A whistleblower who highlighted suspicious activity at a Dubai firm has hit back after the publication of a damaging finding against her.
In October Anna Waterhouse said Dubai regulators had failed to investigate “suspicious circumstances” at Kaloti, the emirate’s biggest gold refiner.
Subsequently the regulator found she “acted without integrity” in another matter.
That finding was designed to discredit her, Ms Waterhouse has told the BBC.
The DFSA said it had followed “full and fair process”. Both Kaloti and the DFSA have denied any wrongdoing.
Ms Waterhouse, a former general counsel at Deutsche Bank, revealed to the BBC’s Panorama on 28 October that the Dubai Financial Services Authority (DFSA) had failed to investigate a “catalogue of suspicious circumstances” at Kaloti.
Kaloti was used by a drug gang to launder money, Panorama found.
But less than eight weeks after the film was broadcast, the DFSA published a finding in a separate matter claiming Ms Waterhouse had “acted without integrity”.
Ms Waterhouse sought to appeal against that finding and prevent it from from being published. But permission to appeal was refused.
“With this decision the Dubai Financial Services Authority has sent a very loud, very clear message to the market about what happens to whistleblowers in their jurisdiction. They get punished,” she said.
“I reported serious money laundering suspicions about Kaloti and financial transactions facilitated by my former employer.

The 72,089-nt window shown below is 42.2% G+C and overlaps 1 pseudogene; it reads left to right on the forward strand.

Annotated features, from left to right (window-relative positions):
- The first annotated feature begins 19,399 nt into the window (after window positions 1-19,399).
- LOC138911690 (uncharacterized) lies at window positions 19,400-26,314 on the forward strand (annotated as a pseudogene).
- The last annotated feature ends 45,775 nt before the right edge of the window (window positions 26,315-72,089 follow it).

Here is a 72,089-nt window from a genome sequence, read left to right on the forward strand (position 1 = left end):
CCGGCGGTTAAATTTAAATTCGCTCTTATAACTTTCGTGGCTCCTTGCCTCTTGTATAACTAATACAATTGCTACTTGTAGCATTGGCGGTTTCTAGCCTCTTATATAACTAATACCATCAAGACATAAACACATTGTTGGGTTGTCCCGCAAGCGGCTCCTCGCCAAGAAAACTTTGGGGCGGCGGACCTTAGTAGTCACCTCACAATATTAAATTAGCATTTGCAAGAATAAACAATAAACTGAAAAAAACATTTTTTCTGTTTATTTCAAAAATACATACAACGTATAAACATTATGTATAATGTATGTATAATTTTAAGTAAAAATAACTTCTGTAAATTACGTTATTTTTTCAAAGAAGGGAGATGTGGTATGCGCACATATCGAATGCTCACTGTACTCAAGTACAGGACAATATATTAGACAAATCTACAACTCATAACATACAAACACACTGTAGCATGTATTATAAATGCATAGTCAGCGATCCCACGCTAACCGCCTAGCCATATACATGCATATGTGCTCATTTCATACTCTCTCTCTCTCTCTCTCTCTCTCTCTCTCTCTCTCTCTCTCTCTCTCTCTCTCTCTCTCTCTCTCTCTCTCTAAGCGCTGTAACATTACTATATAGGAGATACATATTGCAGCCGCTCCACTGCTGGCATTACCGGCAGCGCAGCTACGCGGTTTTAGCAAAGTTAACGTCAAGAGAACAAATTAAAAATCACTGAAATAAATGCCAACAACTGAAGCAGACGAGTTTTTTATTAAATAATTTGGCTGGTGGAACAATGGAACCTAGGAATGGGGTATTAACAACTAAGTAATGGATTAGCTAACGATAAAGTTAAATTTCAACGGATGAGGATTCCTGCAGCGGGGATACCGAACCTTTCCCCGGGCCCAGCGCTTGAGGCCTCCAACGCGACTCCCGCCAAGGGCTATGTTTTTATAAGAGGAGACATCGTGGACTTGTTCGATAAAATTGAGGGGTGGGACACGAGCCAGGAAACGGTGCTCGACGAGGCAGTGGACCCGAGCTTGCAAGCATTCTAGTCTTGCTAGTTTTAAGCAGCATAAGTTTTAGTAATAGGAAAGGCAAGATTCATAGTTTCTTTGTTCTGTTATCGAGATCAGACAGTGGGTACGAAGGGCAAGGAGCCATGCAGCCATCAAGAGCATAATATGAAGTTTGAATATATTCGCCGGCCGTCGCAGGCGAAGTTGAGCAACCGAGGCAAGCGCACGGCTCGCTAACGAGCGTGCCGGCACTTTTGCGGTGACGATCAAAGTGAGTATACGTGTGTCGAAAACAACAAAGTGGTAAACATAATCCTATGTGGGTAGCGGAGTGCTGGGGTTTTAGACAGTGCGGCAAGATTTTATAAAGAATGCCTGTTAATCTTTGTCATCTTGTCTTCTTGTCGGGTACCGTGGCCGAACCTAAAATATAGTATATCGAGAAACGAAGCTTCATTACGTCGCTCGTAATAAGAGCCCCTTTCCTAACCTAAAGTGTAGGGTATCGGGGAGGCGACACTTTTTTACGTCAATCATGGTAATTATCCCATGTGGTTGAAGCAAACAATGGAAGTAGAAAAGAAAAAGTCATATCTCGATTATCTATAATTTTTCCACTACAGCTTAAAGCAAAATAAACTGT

“Instead of investigating the suspected wrongdoing, the DFSA turned on me and have campaigned for years to discredit and undermine me.”
‘Wheelbarrows of cash’
As head of compliance and general counsel at Deutsche Bank in the Middle East, Ms Waterhouse was legally and ethically obliged to report suspicions of money laundering to the authorities.
Colleagues told her in 2012 that Kaloti was withdrawing sums of cash that were so large the money had to be transported in wheelbarrows.
Years later, a joint investigation by BBC Panorama and the French media agency Premieres Lignes discovered that Kaloti had also used cash to pay for 3.6 tonnes of gold from a gang that laundered money from the sale of illegal drugs all over Europe.
Ms Waterhouse filed suspicious activity reports with the Dubai Financial Services Authority and the central bank of the United Arab Emirates.
That prompted the DFSA to launch investigations, but its focus quickly turned not on Kaloti, but onto her and her employer.
Breach of rules
The DFSA investigation eventually found bankers in Deutsche Bank’s Dubai office had broken regulations in a separate case involving its private wealth division.
No clients lost money but the breach of the rules meant the bank faced serious sanctions.
However, Ms Waterhouse was the only manager at Deutsche Bank sanctioned – a finding which she has been fighting through the courts for six years.
On 10 December she was unable for medical reasons to attend a hearing of the DFSA’s Financial Markets Tribunal, sitting in London, where she was seeking permission to appeal the DFSA’s decision.
She applied for a postponement to the Dubai courts, headed by retired British judge Sir Jeremy Cooke, attaching a medical certificate. This was refused. The DFSA said the Court determined that the medical certificate supplied by Ms Waterhouse was “wholly inadequate to support the question of adjournment.”
The DFSA told the BBC the release of the decision was “not in any way linked to the story on BBC Panorama”.
It said the decision represented “the final outcome of a full and fair process” in which Ms Waterhouse had availed herself of avenues of review and appeal.
Following the publication of the DFSA’s decision, the Dubai court has also awarded legal costs against her, likely to run into tens of thousands of pounds.
However Ms Waterhouse said the hearing of her case was staffed and paid for by the DFSA. “The process is inherently unfair,” she said.